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Opera Australia Orchestra Mark Bruwel, Oboe President, SOMA After seven months of closure, the Joan Sutherland Theatre at the Opera House re-opened on New Year’s Eve. There are a lot of positives and a few areas that are still being worked through. The pit is more open with about half a metre coming off the front of the stage, the ceiling being raised, and the floor lowered in some areas. There is a beautiful light coloured timber on the ceiling with new air conditioning, speakers and lights – all giving a new recording studio feel. The most significant change can’t be seen and that’s the new sound enhancement system. In the Theatre the sound experience for the audience can be moved from intimate chamber to stadium. The orchestra’s sound can be adjusted to help facilitate a greater range of dynamics and general orchestral colour. In the pit it is possible to change the acoustic separate to the Theatre. It is also possible to adjust the sound to be able to hear different sections of the orchestra. While there have been improvements, there have also been challenges. The sound enhancement system has brought in the ability to change the orchestra’s sound on an iPad in an instant. With that come some serious questions in relation to the decision making processes of how the OAO’s sound is firstly determined and then maintained from night to night, and then from user company to user company. Needless to say this is still a work in progress.
where the violas and cellos normally sit. There is an advantage in having the string section leaders in closer proximity but a disadvantage in having all the ‘noisy’ sections under the stage. As amazing as the new system is, the physical limitations of the pit are still essentially the same. On a different topic, our new Agreement has been lodged with the Fair Work Commission. Salary increases are 2% for 2017, 2.5% for 2018 and 3% for 2019. We finally ironed out our salary structure and made some adjustments and additions to our LOP process. A time limit for negotiation was arbitrarily put on us leading to a series of Memoranda of Understanding being signed rather than the issues just negotiated and included in the Agreement. Backpay for 2016 and the adjustments to the Length of Service Increments have now been paid. Lastly, the court ruling in England finding in favour of the musician suing the Royal Opera House in London for hearing damage, is something we will all need to keep a close eye on. Particularly around monitoring sound levels for peaks as well as daily average exposure and making appropriate steps to protect our hearing for both scenarios, not just the daily averages as many of us currently do. I understand an appeal process is being considered. The implications of all this could be quite serious.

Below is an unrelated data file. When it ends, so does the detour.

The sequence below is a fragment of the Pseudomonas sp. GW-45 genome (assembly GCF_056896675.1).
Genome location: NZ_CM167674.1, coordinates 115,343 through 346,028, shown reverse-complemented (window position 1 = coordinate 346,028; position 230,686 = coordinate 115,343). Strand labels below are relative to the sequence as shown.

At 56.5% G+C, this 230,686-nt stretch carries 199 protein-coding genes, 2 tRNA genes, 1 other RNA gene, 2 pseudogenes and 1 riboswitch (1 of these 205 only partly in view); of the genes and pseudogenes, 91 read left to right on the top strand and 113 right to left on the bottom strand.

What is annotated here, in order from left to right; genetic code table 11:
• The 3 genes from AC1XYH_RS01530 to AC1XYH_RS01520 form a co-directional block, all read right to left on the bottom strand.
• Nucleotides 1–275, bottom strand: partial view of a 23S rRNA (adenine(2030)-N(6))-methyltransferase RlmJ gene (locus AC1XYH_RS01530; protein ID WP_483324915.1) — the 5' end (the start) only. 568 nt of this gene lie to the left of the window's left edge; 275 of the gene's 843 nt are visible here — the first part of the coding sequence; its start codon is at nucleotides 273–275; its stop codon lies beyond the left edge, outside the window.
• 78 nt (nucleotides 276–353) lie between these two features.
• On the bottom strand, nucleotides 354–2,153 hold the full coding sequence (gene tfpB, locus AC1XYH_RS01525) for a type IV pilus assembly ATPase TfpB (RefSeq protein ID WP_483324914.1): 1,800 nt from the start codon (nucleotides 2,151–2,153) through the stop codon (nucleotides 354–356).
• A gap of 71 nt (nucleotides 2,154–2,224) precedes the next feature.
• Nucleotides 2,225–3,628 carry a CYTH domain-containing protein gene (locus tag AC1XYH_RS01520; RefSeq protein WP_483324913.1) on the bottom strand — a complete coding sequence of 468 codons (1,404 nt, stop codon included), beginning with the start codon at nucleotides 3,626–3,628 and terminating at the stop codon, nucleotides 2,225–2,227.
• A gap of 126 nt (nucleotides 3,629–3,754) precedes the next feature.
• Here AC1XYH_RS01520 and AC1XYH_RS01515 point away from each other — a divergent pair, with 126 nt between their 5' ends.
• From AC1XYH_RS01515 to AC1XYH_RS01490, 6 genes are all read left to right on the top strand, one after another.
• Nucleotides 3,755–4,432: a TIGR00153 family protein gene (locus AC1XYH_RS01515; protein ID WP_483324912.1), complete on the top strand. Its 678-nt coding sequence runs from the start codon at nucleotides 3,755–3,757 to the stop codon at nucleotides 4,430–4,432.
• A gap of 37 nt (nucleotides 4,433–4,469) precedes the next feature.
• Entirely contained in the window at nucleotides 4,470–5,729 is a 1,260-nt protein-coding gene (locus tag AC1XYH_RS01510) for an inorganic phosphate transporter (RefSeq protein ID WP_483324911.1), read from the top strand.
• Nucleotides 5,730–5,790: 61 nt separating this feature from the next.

Another aspect of the sound enhancement system is the possibility to move the orchestra back to a more traditional seating with the winds in the middle, rather than out the front 19
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Orchestra Victoria Josh de Graaf, Associate Principal Oboe Orchestra Victoria kicked off the year with some delightful recordings of Coppelia with the delightful Barry Wordsworth – who was magnificent in pacing the orchestra through the sessions. From there the orchestra broke off into the first Five at 5 chamber series which grows every year, and a successful run of bodytorque, featuring new bite-sized ballets from today’s choreographers paired with chamber ensembles from OV to create a new, dynamic collaboration. This linked into the first of the main stage ballet seasons in Melbourne, featuring the choreography of one of the greatest, Graeme Murphy. The highlights for the orchestra were Ravel’s Shéhérazade songs and Stravinsky’s Firebird.
The season also marked the first ballet season (and the first outside a Ring Cycle) to make use of the expanded pit in the State Theatre, a welcome development for our artistic and OHS outcomes. This pit will be in action again later this year in ballet and for OA’s production of Meistersinger; conversations continue to ensure this pit becomes the default setting at OV. After another busy Hamilton festival in Western Victoria, which included an array of chamber concerts, an education program and a full orchestral concert, the orchestra embarked on another opera season of Tosca, La Traviata and Massenet’s Don Quichotte. As I write, we are in the middle of this most enjoyable season – inspiring conductors and casts making the autumn season fly past. Outside of performing, the orchestra has voted on an EA which is being prepared for submission to the FWC. A robust round of discussions were finally brought to an end after twelve months of negotiations. This was our first negotiation since the takeover, and the three year contracts issue dominated proceedings as was always going to be the case.